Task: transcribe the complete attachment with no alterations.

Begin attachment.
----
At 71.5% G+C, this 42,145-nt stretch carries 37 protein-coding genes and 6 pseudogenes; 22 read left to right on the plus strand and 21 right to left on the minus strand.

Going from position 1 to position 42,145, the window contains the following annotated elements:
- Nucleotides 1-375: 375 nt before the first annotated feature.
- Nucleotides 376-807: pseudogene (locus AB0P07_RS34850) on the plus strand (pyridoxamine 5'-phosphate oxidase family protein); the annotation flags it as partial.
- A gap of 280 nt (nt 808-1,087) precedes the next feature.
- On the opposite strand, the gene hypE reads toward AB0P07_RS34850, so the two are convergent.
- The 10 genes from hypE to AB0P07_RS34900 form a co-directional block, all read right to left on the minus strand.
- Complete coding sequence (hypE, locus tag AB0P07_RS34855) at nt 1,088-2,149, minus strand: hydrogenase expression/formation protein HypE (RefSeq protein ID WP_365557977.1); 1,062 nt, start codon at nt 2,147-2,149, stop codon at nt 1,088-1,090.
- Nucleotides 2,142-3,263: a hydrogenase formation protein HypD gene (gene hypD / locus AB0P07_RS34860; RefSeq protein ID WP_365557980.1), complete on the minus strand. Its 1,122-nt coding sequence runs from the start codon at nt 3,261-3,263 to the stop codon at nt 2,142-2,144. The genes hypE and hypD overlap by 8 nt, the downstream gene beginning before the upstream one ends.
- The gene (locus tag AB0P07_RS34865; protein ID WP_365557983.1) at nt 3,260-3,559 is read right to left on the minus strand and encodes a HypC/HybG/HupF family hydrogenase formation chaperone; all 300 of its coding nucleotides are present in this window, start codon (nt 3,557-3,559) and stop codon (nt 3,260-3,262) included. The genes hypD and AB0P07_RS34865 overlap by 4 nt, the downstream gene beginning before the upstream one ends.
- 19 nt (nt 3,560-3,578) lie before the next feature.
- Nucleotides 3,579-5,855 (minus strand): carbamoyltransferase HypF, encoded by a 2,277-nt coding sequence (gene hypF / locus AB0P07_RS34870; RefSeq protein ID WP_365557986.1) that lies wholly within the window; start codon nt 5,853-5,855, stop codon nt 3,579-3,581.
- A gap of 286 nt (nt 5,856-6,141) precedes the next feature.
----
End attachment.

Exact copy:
At 71.5% G+C, this 42,145-nt stretch carries 37 protein-coding genes and 6 pseudogenes; 22 read left to right on the plus strand and 21 right to left on the minus strand.

Going from position 1 to position 42,145, the window contains the following annotated elements:
- Nucleotides 1-375: 375 nt before the first annotated feature.
- Nucleotides 376-807: pseudogene (locus AB0P07_RS34850) on the plus strand (pyridoxamine 5'-phosphate oxidase family protein); the annotation flags it as partial.
- A gap of 280 nt (nt 808-1,087) precedes the next feature.
- On the opposite strand, the gene hypE reads toward AB0P07_RS34850, so the two are convergent.
- The 10 genes from hypE to AB0P07_RS34900 form a co-directional block, all read right to left on the minus strand.
- Complete coding sequence (hypE, locus tag AB0P07_RS34855) at nt 1,088-2,149, minus strand: hydrogenase expression/formation protein HypE (RefSeq protein ID WP_365557977.1); 1,062 nt, start codon at nt 2,147-2,149, stop codon at nt 1,088-1,090.
- Nucleotides 2,142-3,263: a hydrogenase formation protein HypD gene (gene hypD / locus AB0P07_RS34860; RefSeq protein ID WP_365557980.1), complete on the minus strand. Its 1,122-nt coding sequence runs from the start codon at nt 3,261-3,263 to the stop codon at nt 2,142-2,144. The genes hypE and hypD overlap by 8 nt, the downstream gene beginning before the upstream one ends.
- The gene (locus tag AB0P07_RS34865; protein ID WP_365557983.1) at nt 3,260-3,559 is read right to left on the minus strand and encodes a HypC/HybG/HupF family hydrogenase formation chaperone; all 300 of its coding nucleotides are present in this window, start codon (nt 3,557-3,559) and stop codon (nt 3,260-3,262) included. The genes hypD and AB0P07_RS34865 overlap by 4 nt, the downstream gene beginning before the upstream one ends.
- 19 nt (nt 3,560-3,578) lie before the next feature.
- Nucleotides 3,579-5,855 (minus strand): carbamoyltransferase HypF, encoded by a 2,277-nt coding sequence (gene hypF / locus AB0P07_RS34870; RefSeq protein ID WP_365557986.1) that lies wholly within the window; start codon nt 5,853-5,855, stop codon nt 3,579-3,581.
- A gap of 286 nt (nt 5,856-6,141) precedes the next feature.